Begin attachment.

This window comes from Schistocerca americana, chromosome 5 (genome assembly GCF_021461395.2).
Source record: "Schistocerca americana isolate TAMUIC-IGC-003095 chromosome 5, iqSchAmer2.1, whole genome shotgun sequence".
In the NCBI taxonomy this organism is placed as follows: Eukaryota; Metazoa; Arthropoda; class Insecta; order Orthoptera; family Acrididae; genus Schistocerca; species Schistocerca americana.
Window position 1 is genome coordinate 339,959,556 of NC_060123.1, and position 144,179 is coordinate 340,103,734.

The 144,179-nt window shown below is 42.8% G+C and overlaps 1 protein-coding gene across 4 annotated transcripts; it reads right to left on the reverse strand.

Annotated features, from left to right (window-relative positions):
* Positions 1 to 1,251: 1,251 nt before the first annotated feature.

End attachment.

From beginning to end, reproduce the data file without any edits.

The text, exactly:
This window comes from Schistocerca americana, chromosome 5 (genome assembly GCF_021461395.2).
Source record: "Schistocerca americana isolate TAMUIC-IGC-003095 chromosome 5, iqSchAmer2.1, whole genome shotgun sequence".
In the NCBI taxonomy this organism is placed as follows: Eukaryota; Metazoa; Arthropoda; class Insecta; order Orthoptera; family Acrididae; genus Schistocerca; species Schistocerca americana.
Window position 1 is genome coordinate 339,959,556 of NC_060123.1, and position 144,179 is coordinate 340,103,734.

The 144,179-nt window shown below is 42.8% G+C and overlaps 1 protein-coding gene across 4 annotated transcripts; it reads right to left on the reverse strand.

Annotated features, from left to right (window-relative positions):
* Positions 1 to 1,251: 1,251 nt before the first annotated feature.